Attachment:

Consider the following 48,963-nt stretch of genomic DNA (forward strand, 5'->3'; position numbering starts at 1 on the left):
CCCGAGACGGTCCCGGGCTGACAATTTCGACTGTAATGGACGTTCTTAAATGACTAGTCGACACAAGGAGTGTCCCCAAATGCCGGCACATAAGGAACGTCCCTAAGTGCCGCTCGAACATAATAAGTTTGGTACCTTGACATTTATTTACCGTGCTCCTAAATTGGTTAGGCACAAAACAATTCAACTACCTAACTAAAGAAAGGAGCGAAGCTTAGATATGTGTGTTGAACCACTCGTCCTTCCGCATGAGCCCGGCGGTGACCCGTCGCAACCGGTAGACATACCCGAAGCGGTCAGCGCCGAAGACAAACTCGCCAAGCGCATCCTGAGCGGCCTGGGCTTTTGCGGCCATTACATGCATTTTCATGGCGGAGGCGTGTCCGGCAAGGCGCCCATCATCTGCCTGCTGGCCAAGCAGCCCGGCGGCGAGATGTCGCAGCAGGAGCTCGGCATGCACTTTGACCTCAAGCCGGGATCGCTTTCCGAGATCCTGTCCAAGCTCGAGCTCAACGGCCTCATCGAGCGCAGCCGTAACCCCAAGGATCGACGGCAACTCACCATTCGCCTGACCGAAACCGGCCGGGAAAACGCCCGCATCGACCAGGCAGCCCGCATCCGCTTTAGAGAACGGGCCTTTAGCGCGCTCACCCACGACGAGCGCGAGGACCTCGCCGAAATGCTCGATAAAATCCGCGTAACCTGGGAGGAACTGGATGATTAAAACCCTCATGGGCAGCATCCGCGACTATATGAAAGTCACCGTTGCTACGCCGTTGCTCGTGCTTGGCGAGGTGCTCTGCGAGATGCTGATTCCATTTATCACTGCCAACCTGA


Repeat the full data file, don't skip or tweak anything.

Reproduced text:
Consider the following 48,963-nt stretch of genomic DNA (forward strand, 5'->3'; position numbering starts at 1 on the left):
CCCGAGACGGTCCCGGGCTGACAATTTCGACTGTAATGGACGTTCTTAAATGACTAGTCGACACAAGGAGTGTCCCCAAATGCCGGCACATAAGGAACGTCCCTAAGTGCCGCTCGAACATAATAAGTTTGGTACCTTGACATTTATTTACCGTGCTCCTAAATTGGTTAGGCACAAAACAATTCAACTACCTAACTAAAGAAAGGAGCGAAGCTTAGATATGTGTGTTGAACCACTCGTCCTTCCGCATGAGCCCGGCGGTGACCCGTCGCAACCGGTAGACATACCCGAAGCGGTCAGCGCCGAAGACAAACTCGCCAAGCGCATCCTGAGCGGCCTGGGCTTTTGCGGCCATTACATGCATTTTCATGGCGGAGGCGTGTCCGGCAAGGCGCCCATCATCTGCCTGCTGGCCAAGCAGCCCGGCGGCGAGATGTCGCAGCAGGAGCTCGGCATGCACTTTGACCTCAAGCCGGGATCGCTTTCCGAGATCCTGTCCAAGCTCGAGCTCAACGGCCTCATCGAGCGCAGCCGTAACCCCAAGGATCGACGGCAACTCACCATTCGCCTGACCGAAACCGGCCGGGAAAACGCCCGCATCGACCAGGCAGCCCGCATCCGCTTTAGAGAACGGGCCTTTAGCGCGCTCACCCACGACGAGCGCGAGGACCTCGCCGAAATGCTCGATAAAATCCGCGTAACCTGGGAGGAACTGGATGATTAAAACCCTCATGGGCAGCATCCGCGACTATATGAAAGTCACCGTTGCTACGCCGTTGCTCGTGCTTGGCGAGGTGCTCTGCGAGATGCTGATTCCATTTATCACTGCCAACCTGA